Foursquare and Facebook show that platforms matter more than apps

the monolith
Credit: Wikimedia Commons

Unbundling is the new black.

Platforms are splitting apart, everywhere you look. 

Google has launched native Google Docs, Sheets, and Slides mobile apps with offline editing. Facebook spun Messenger off from its core mobile app, with the promise of more unbundling efforts yet to come. Dropbox has its Mailbox and Carousel mail and photo sharing apps separate from its core sync-and-share platform. Foursquare today announced that it's splitting off its best-known feature -- location check-ins -- into a new app called Swarm as it seeks to become a local search engine. 

This may seem counterintuitive when you consider that most, if not all, of these companies (especially Facebook and Google) spent years trying to convince us that they were one-stop shops designed to be the central hub of your digital life. But a closer inspection shows that it's really just another example of how, when it comes to mobility, the specific app isn't nearly as important as the data underpinning it.

Let's use Facebook as a case study. Back in December, a Business Insider editorial claimed that the social network was collapsing under its own weight -- that the sheer amount of content shared on the social network basically made the core News Feed into an unnavigable slog that only gets worse as the platform grows and grows. At the time, it seemed that it was unfixable: How could a social network tell its users not to share content? 

The answer, it turned out, was not to stop them from sharing, but instead changing how that content was accessed. The Instagram acquisition helps Facebook get photos into its increasingly massive overmind, but its users make the active decision to look only at photos when they open the app. Similarly, Facebook Messenger is for those users who only want to talk to people, not find out what level of Candy Crush their old coworker has reached. It empowers users to only get the functionality they want, without having to touch the parts they don't.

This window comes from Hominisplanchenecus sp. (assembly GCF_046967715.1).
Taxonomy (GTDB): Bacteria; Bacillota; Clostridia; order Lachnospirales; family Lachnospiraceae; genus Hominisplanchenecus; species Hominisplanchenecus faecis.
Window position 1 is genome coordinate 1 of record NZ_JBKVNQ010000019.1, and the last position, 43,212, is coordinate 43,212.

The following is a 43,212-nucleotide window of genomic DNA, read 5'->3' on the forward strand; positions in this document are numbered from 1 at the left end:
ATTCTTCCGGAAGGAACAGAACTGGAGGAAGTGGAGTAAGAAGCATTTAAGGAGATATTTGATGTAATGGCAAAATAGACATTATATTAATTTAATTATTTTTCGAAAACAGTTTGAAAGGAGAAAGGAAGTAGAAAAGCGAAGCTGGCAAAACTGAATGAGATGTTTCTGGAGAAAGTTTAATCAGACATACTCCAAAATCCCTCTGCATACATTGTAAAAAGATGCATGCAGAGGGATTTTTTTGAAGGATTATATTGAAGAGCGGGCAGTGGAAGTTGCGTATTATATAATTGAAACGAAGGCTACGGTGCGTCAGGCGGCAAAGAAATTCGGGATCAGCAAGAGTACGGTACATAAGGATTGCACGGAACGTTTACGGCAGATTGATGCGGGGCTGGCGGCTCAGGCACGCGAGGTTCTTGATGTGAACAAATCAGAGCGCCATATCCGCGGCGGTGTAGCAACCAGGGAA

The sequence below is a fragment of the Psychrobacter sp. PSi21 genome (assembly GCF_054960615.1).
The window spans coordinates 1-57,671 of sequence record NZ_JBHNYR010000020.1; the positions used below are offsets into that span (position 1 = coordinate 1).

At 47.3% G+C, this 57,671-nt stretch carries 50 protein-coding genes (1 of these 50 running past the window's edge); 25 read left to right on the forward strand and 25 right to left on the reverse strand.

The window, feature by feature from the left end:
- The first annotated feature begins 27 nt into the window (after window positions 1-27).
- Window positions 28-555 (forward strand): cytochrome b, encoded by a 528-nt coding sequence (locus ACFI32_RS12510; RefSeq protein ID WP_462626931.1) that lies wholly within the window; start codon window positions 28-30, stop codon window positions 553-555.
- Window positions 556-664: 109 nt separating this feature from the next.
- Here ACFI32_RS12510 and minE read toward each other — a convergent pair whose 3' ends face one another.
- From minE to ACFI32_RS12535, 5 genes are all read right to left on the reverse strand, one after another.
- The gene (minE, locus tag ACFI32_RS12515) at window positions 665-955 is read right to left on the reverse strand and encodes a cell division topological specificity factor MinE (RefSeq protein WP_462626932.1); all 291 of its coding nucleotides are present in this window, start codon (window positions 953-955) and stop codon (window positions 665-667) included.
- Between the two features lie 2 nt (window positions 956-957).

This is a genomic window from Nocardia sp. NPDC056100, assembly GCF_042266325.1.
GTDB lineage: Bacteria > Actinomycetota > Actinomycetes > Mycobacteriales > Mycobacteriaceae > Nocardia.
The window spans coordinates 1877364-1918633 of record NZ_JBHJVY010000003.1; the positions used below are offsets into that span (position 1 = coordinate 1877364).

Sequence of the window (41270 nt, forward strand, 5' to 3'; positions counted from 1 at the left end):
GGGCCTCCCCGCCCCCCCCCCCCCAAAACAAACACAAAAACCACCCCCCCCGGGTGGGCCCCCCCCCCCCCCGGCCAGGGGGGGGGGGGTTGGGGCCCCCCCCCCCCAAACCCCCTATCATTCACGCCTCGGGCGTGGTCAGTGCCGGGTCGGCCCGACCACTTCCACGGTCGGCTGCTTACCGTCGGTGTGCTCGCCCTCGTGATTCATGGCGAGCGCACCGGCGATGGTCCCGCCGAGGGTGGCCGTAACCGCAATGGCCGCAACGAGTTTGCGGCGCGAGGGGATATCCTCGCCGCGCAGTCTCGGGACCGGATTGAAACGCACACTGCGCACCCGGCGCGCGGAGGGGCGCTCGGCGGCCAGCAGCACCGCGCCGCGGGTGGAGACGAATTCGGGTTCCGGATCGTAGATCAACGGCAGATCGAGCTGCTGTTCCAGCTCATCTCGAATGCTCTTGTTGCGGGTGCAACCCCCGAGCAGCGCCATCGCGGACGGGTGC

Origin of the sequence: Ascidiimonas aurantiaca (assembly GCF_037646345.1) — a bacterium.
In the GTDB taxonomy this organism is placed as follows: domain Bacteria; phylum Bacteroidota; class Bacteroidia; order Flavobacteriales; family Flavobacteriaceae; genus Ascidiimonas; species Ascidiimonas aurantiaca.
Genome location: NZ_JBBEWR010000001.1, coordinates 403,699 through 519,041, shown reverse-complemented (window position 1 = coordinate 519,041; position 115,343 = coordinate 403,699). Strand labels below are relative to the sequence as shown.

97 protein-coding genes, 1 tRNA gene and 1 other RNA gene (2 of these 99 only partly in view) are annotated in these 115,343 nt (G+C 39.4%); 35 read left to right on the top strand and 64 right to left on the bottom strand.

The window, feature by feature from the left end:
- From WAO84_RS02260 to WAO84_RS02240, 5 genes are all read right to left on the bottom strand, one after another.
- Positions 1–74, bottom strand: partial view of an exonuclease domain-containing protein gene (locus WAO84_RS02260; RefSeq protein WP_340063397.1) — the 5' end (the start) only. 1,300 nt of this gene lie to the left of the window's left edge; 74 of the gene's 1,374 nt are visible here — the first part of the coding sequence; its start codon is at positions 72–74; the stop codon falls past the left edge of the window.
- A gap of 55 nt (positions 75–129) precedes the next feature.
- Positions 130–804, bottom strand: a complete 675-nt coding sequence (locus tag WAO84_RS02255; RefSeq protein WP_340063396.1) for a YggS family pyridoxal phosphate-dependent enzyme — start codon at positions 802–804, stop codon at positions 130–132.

That's a consumer example, but the idea carries over to enterprise-focused companies, too. Those Google apps let people install the portions of the Google Apps productivity suite they want without worrying about those they don't. Dropbox's Mailbox is better e-mail for people who just want to worry about e-mail. 

As the API economy and developer-friendliness becomes the key driver behind success in the enterprise space, the day of the "one single app" are numbered. It's for the exact same reason that Dropbox and Box are turning to third-party developers to expand their respective customer bases -- no single app can do everything. But with a robust platform on the back end, accessing these services in unique, focused ways, users are happy, user acquisition and retention shoot up, and everybody wins. 

In that regard, big platform providers like Google are dogfooding philosophy as much as they are testing technology -- they're doing as much development on their own platform as their third-party developers are. The age of the monolithic app is going to be over sooner rather than later, but the era of the platform is only beginning. 

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